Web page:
But other firms like Nokia and Samsung are catching up with more powerful cameras on the hardware level, such as Nokia's Lumia 920, with its nice performance in low light environments and improved stabilization and zoom methods, and Samsung's 12-mega-pixel camera.

Wireless connection

The wireless connection doesn't mean Wi-Fi or Bluetooth used in the iPhone now. It refers to a new technology called NFC (near field communications), which allows users to share data among various devices, finish wireless payments and even charge phones without lines.

Many iPhone users complain how difficult it is to transfer a picture from the iPhone to another handset, even if it's another iPhone.

Apple's recommended way is to send an email with the pictures. Despite the complicated processes, like opening an email account, attaching pictures and sending and receiving the emails, Chinese consumers have to face another challenge: slow networks. Unlike Western countries, China's 3G penetration rate is still very low and Wi-Fi coverage is limited only to major cities.

On the other hand, Sony and Samsung have developed built-in applications that allow users to transfer pictures, music, contacts and other data through a simple step, like shaking handsets at the same time, based on the NFC function.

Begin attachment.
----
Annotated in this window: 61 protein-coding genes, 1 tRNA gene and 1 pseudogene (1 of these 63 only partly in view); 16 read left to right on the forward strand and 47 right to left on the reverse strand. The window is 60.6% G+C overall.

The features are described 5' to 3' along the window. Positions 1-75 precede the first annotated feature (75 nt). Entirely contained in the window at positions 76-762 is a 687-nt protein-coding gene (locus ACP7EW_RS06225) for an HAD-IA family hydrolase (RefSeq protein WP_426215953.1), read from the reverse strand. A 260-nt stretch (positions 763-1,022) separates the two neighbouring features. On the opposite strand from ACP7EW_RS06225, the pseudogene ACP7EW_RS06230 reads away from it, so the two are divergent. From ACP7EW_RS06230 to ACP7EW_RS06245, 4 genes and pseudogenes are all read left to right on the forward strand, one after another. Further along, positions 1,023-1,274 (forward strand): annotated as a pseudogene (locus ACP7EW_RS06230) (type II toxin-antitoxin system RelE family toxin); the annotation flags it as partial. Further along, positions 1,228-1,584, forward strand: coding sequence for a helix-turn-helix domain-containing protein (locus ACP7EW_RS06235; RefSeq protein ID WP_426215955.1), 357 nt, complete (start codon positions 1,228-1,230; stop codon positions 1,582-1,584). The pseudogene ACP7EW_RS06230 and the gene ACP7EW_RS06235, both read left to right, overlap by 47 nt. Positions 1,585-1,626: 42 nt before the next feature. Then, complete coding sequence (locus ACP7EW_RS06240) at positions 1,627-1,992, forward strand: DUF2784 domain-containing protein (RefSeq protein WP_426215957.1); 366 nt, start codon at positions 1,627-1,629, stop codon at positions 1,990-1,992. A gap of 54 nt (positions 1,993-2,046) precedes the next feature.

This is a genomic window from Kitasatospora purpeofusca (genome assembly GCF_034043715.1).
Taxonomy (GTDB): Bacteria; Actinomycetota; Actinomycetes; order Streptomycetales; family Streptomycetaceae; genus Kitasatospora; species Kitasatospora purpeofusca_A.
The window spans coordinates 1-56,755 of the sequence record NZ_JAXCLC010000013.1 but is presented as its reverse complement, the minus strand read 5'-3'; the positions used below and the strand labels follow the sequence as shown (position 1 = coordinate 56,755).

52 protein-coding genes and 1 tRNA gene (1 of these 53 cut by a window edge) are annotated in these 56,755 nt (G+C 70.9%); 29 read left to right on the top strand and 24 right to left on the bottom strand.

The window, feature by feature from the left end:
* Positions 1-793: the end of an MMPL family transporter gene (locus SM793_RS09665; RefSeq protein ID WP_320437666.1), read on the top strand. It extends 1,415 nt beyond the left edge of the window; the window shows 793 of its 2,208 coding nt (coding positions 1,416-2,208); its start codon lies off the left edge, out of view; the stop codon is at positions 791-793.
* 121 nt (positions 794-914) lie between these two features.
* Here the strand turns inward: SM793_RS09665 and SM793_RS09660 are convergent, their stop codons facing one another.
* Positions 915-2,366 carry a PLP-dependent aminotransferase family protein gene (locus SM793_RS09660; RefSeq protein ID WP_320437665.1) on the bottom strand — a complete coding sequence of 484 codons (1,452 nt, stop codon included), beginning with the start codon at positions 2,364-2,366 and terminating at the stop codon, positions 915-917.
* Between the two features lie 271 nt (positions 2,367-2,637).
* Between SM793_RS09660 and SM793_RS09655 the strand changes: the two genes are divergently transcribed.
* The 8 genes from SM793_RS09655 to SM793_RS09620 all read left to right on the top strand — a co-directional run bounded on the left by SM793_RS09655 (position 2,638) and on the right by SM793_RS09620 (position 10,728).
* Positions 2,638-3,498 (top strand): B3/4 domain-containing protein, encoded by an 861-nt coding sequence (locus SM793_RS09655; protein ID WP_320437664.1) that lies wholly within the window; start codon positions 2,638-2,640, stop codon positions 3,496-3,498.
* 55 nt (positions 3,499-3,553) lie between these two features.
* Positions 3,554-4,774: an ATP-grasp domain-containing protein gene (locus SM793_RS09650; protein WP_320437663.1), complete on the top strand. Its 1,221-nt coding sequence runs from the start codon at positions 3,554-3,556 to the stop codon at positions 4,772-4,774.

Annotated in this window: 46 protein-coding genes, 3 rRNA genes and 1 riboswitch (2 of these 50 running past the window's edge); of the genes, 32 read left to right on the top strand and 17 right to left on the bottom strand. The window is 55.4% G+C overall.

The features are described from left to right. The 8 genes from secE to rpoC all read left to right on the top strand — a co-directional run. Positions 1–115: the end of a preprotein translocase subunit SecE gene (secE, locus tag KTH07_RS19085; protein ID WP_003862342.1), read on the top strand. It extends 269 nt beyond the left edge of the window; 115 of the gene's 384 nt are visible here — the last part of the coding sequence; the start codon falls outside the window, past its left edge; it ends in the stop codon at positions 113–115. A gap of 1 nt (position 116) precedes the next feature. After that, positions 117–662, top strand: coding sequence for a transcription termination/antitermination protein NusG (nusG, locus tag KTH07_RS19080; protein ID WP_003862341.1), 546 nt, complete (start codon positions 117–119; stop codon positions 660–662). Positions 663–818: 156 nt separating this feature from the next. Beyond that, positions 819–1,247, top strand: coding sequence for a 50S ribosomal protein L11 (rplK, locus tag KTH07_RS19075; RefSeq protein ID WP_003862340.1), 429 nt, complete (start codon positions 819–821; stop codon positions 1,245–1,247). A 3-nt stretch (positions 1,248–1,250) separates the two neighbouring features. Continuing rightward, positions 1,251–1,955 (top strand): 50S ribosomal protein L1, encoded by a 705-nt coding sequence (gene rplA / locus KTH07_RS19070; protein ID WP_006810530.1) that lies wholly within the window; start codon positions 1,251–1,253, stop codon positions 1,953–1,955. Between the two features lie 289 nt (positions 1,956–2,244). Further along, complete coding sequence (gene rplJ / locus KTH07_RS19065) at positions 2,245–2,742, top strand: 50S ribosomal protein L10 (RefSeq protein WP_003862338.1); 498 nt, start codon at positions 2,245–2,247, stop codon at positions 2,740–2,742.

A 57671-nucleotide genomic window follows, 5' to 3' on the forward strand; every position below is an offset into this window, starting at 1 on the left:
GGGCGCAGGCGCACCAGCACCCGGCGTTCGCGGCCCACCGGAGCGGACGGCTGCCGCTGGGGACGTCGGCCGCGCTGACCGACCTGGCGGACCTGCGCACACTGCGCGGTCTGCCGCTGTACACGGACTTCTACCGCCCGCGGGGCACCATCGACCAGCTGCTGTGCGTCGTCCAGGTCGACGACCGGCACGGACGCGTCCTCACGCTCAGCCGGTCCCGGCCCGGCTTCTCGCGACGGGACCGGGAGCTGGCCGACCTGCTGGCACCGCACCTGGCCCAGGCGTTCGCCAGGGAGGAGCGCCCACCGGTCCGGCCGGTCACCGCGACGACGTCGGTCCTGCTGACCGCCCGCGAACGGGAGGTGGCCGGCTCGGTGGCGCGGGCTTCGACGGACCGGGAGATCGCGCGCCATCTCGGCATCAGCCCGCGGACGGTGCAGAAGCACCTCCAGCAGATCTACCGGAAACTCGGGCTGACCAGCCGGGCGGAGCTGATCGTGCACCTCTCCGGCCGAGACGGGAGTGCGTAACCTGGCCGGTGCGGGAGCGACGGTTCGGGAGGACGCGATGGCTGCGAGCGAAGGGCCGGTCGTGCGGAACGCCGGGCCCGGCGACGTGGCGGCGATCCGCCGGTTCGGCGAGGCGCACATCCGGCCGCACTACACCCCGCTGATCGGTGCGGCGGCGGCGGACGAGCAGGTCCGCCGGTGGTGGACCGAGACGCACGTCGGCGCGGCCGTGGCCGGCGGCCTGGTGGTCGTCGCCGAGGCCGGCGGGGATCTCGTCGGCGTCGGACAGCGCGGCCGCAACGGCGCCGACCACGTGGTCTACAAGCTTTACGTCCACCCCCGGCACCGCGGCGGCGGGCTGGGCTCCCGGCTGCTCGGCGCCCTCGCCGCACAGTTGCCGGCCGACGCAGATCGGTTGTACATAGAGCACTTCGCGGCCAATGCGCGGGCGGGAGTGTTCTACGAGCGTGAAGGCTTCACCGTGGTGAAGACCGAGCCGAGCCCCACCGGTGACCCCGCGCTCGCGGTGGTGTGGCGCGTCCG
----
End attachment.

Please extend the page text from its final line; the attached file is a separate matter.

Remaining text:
Nokia went further on its newly launched Lumia 920, which allows users to charge the phone wirelessly.

Biological technologies

Google Glass, wearable devices and, of course, Apple's Siri have represented the convergence between biological and information technology, a trend that will change the whole industry.

On the iPhone 5, Apple has enhanced the voice-recognition Siri feature. The speech-command service has added features that allow users to search for sports scores and make dinner reservations by speaking into the smartphone.

But it seems to fall short, especially since Google has already launched similar services on the latest Android system.

Based on Google's database and map services, Apple will find it difficult to maintain a competitive advantage in this segment, as it did on the iPhone 4.

Other cool gadgets have also appeared recently and they seem more interesting than Siri. Among them, I am thinking of Google Glass, Sony's glass able to play 3D movies and games through connection with smartphones or TVs, and Samsung's Galaxy 3, with eyeball recognition to adjust lights on the screen.